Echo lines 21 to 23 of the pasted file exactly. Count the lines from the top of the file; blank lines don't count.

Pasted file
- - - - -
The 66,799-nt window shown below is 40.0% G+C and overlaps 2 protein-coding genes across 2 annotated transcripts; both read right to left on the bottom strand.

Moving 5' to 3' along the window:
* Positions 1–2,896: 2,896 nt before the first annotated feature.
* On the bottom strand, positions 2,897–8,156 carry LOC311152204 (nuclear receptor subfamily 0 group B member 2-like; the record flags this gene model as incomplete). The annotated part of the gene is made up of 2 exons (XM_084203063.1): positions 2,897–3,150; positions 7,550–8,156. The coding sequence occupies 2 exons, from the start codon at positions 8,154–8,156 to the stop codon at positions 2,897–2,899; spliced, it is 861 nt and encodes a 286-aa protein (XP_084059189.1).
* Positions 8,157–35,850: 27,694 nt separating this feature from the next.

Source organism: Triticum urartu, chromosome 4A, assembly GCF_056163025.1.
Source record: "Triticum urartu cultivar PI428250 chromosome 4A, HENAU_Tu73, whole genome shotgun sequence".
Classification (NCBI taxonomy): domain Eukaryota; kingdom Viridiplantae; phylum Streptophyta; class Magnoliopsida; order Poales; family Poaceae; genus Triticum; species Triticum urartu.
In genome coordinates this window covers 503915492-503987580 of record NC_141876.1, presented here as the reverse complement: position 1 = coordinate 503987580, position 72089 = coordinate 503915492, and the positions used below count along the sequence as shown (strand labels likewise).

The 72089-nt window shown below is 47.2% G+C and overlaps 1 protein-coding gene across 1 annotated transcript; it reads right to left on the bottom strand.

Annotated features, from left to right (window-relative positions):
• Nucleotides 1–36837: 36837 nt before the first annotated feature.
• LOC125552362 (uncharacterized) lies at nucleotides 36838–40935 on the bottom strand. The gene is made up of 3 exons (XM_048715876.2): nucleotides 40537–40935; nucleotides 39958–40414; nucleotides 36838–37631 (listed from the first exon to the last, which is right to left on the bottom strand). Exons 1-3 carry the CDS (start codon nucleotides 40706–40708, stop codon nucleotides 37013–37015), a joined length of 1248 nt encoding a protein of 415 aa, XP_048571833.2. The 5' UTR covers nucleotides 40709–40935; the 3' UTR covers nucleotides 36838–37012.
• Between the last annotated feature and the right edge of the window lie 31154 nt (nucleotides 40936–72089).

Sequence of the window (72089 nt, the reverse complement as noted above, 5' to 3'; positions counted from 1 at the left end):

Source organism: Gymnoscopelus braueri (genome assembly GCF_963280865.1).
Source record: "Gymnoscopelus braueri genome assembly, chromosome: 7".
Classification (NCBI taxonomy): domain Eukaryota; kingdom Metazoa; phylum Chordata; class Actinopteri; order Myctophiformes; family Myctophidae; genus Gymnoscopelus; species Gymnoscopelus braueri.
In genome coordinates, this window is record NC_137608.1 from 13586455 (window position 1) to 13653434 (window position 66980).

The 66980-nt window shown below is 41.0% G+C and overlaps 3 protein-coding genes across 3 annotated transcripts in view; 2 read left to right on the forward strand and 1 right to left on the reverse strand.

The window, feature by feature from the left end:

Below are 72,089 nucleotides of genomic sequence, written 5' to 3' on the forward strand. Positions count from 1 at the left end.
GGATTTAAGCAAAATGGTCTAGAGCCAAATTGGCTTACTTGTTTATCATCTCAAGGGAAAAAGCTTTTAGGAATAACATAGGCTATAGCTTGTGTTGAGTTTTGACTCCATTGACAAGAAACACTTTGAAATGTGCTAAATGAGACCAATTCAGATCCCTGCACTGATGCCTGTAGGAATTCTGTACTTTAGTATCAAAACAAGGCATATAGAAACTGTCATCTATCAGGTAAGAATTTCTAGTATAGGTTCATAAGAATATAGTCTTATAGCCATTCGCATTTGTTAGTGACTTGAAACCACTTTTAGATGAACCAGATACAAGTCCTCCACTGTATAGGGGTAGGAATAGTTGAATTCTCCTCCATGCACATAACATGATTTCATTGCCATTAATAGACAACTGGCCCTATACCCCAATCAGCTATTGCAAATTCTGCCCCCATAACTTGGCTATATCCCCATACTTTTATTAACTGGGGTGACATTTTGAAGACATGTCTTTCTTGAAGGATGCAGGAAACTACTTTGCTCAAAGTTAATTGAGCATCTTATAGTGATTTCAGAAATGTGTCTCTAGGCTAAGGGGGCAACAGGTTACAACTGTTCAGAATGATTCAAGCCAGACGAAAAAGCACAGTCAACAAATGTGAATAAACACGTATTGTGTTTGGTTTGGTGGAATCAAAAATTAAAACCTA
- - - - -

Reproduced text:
The window, feature by feature from the left end:

Below are 72,089 nucleotides of genomic sequence, written 5' to 3' on the forward strand. Positions count from 1 at the left end.
GGATTTAAGCAAAATGGTCTAGAGCCAAATTGGCTTACTTGTTTATCATCTCAAGGGAAAAAGCTTTTAGGAATAACATAGGCTATAGCTTGTGTTGAGTTTTGACTCCATTGACAAGAAACACTTTGAAATGTGCTAAATGAGACCAATTCAGATCCCTGCACTGATGCCTGTAGGAATTCTGTACTTTAGTATCAAAACAAGGCATATAGAAACTGTCATCTATCAGGTAAGAATTTCTAGTATAGGTTCATAAGAATATAGTCTTATAGCCATTCGCATTTGTTAGTGACTTGAAACCACTTTTAGATGAACCAGATACAAGTCCTCCACTGTATAGGGGTAGGAATAGTTGAATTCTCCTCCATGCACATAACATGATTTCATTGCCATTAATAGACAACTGGCCCTATACCCCAATCAGCTATTGCAAATTCTGCCCCCATAACTTGGCTATATCCCCATACTTTTATTAACTGGGGTGACATTTTGAAGACATGTCTTTCTTGAAGGATGCAGGAAACTACTTTGCTCAAAGTTAATTGAGCATCTTATAGTGATTTCAGAAATGTGTCTCTAGGCTAAGGGGGCAACAGGTTACAACTGTTCAGAATGATTCAAGCCAGACGAAAAAGCACAGTCAACAAATGTGAATAAACACGTATTGTGTTTGGTTTGGTGGAATCAAAAATTAAAACCTA